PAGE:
National Common Courtesy Day 2017 is on Tuesday, March 21, 2017: Yank visiting Scotland asking about courtesy?
Tuesday, March 21, 2017 is National Common Courtesy Day 2017. March 21st is NATIONAL COMMON COURTESY DAY! « The Irvin ... National Common Courtesy
Generally Americans are liked by Scottish people (at least on an individual basis, your government isn't very popular among some people) so there's nothing to really worry about.
There's nothing you can really do to annoy people in Scotland that wouldn't annoy anybody else in the world, common courtesy is all that's required.
You'll probably find that the Scottish come across as less polite in some ways than the Americans (we tend not to use words like "sir" in the same way some Americans do), but this is more of a cultural thing than being impolite. We are generally quite happy to talk to strangers when they're in pubs and bars.
Also, the Glaswegian accent makes us sound like we're angry at everyone all the time, so don't worry about it. If you want to make friends make reference to the poor performance of English sports teams, or their general inferiority to us (it's a mostly friendly rivalry).
Finally, when in Glasgow, try to stay in the west end and city centre. There's not as much crime as the news likes to report, but the east end and, to a lesser extent, the south side are the rougher areas. Edinburgh (or the bits you're likely to see) is by and large all a nice area in my experience.
Enjoy your stay!
i pre enlisted for the national guard?
The initial training - basic and advanced individual training is not that bad. You have to learn to work with a team and how to accept responsibility for your actions. The problem that some teens have is that they are not used to being told what to do. Many teens have the habit of asking why and in the military you do not do this. You do what you are told to do, when you are told to do it and how you are told to do it. If you can do this, basic will not be much of a problem. The other issue that you have to deal with is the lack of privacy. When you are in basic, you will be in barracks. You might be in a bay with 30 or more people or you might be in a squad room with 4 or five other people. It can take a couple of days for everyone to realize that they have to work together. In addition, you have to give up habits like constant cell phone use or smoking.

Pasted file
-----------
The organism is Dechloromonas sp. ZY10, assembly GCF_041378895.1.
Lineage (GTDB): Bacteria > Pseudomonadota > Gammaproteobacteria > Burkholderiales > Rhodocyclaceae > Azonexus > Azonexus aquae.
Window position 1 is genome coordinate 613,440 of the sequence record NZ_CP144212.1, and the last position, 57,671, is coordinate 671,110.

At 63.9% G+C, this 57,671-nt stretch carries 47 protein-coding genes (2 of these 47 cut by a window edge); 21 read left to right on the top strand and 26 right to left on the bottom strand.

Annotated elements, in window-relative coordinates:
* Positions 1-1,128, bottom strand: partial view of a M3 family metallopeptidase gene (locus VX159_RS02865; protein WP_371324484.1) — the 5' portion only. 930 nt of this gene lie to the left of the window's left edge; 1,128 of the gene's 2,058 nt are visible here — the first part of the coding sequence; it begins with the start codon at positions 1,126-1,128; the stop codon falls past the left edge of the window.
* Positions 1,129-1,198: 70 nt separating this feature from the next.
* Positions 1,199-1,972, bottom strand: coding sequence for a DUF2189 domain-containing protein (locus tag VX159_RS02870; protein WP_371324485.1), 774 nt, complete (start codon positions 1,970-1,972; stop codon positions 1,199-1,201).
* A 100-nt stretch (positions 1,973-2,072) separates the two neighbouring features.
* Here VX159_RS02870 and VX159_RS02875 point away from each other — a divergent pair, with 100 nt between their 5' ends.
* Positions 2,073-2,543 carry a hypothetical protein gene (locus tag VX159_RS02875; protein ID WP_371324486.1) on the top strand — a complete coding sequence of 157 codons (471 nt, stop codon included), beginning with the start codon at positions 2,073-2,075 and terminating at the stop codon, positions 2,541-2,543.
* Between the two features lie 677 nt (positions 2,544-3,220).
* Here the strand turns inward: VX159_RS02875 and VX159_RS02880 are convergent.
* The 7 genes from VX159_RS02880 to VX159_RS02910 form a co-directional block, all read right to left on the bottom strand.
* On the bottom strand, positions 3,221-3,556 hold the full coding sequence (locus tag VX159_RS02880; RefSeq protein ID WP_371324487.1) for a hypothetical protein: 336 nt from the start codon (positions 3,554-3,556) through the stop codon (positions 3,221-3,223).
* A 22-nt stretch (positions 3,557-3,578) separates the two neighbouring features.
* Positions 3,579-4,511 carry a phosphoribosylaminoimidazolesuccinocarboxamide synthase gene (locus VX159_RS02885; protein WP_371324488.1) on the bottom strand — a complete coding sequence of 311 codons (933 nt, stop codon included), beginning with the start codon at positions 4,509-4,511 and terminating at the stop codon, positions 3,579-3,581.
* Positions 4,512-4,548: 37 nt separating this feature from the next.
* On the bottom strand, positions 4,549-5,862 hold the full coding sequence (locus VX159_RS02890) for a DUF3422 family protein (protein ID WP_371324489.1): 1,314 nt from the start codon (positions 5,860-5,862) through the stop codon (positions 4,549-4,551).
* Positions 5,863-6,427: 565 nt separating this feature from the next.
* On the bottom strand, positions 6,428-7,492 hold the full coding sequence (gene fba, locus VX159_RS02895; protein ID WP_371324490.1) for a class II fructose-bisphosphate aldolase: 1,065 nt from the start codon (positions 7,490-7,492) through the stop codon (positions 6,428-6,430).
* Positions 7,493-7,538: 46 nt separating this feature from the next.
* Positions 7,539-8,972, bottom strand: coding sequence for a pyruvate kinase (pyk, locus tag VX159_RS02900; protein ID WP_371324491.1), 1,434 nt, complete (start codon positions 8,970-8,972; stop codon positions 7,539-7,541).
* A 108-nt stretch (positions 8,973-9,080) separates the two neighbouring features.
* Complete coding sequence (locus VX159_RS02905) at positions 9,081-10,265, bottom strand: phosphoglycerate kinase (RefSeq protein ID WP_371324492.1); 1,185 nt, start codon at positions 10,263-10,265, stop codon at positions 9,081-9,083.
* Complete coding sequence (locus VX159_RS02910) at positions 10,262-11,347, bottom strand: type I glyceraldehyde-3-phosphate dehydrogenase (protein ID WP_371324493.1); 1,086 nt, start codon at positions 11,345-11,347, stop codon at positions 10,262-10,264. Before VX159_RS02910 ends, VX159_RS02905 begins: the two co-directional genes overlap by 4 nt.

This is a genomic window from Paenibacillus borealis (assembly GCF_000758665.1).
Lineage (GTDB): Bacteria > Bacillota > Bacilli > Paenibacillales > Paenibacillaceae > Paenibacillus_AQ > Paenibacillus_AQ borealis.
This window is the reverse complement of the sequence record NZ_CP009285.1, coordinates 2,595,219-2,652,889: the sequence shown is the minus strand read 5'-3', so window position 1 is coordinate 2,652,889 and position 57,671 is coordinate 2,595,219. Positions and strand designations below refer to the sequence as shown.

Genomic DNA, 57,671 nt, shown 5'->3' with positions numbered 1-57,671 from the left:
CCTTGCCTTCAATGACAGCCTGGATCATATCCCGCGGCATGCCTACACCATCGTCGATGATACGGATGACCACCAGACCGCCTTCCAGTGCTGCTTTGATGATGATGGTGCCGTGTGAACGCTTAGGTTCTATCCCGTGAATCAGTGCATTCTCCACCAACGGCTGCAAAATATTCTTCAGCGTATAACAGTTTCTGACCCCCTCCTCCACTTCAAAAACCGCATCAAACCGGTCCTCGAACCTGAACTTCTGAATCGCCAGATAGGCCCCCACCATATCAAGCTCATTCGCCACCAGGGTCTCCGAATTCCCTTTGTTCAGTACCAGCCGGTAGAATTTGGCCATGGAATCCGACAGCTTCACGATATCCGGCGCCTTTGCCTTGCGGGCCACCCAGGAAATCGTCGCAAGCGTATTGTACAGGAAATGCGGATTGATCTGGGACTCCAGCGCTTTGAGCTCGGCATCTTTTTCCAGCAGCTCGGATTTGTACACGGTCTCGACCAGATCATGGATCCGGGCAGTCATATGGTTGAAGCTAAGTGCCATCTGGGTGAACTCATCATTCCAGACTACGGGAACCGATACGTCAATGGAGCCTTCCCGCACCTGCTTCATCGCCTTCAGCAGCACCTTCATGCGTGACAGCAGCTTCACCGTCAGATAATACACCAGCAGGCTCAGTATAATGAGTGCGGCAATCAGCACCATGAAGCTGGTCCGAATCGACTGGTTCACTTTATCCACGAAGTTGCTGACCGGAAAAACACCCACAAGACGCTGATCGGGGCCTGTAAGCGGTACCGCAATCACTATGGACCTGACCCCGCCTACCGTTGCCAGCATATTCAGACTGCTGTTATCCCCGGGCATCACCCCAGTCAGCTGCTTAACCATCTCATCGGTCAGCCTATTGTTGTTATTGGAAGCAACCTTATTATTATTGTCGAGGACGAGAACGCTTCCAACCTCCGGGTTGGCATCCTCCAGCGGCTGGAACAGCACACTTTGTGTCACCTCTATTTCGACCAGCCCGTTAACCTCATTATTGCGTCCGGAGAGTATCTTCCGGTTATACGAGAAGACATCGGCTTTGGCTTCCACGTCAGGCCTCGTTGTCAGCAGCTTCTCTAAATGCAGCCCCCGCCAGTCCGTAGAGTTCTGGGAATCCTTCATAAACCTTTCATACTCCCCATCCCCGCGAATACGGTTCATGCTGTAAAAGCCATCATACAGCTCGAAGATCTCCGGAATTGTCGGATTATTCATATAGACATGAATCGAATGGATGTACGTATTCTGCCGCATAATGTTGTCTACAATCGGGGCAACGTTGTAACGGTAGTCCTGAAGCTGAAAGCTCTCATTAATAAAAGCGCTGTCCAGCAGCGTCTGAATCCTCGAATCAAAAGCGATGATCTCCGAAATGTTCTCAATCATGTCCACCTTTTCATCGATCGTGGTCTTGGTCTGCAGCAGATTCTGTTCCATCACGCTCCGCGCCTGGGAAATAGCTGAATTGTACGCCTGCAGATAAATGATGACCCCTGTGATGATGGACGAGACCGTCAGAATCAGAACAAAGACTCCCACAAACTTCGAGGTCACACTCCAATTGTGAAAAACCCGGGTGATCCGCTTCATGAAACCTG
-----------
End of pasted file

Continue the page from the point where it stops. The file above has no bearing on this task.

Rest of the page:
Things lighten up a little when you go to ait (your job training). You will still have drill sgts but you will have a little more free time. What gets some people in this phase is the academic portion of the training. People think that you just join the army and that you do not have to read or study and it is just the opposite. You will be taught by sgts and you will be expected to know the material and you will be tested on it. It is not impossible to pass ait but you will have to do some work.
After your training is done, you will go back home and drill with your NG unit. You will be assigned to either a platoon or section depending on your mos (military occupational skill). Your drill weekend is basically broken into 4 - 4 hour blocks of training with lunch in the middle. You will have mos training, section training (for instance you might be assigned to a motor pool and you will help with preventative maintenance on vehicles), collective training and individual training. Collective training is training that you unit needs to do as a unit in order to be mission capable. Individual training or common skills training refers to soldier skills. For instance, your unit may schedule gas mask training during a drill weekend. If your unit is scheduled to go the riffle range, you will do weapons training. Training is actually planned out a year ahead of time and you can look at your units training schedule to see what training will take place. It is actually a good idea to check the schedule so you can also plan accordingly. Remember that some weekends will also include Friday nights. This usually only happens once or twice during a training year. Keep in mind that a training year runs from October to September.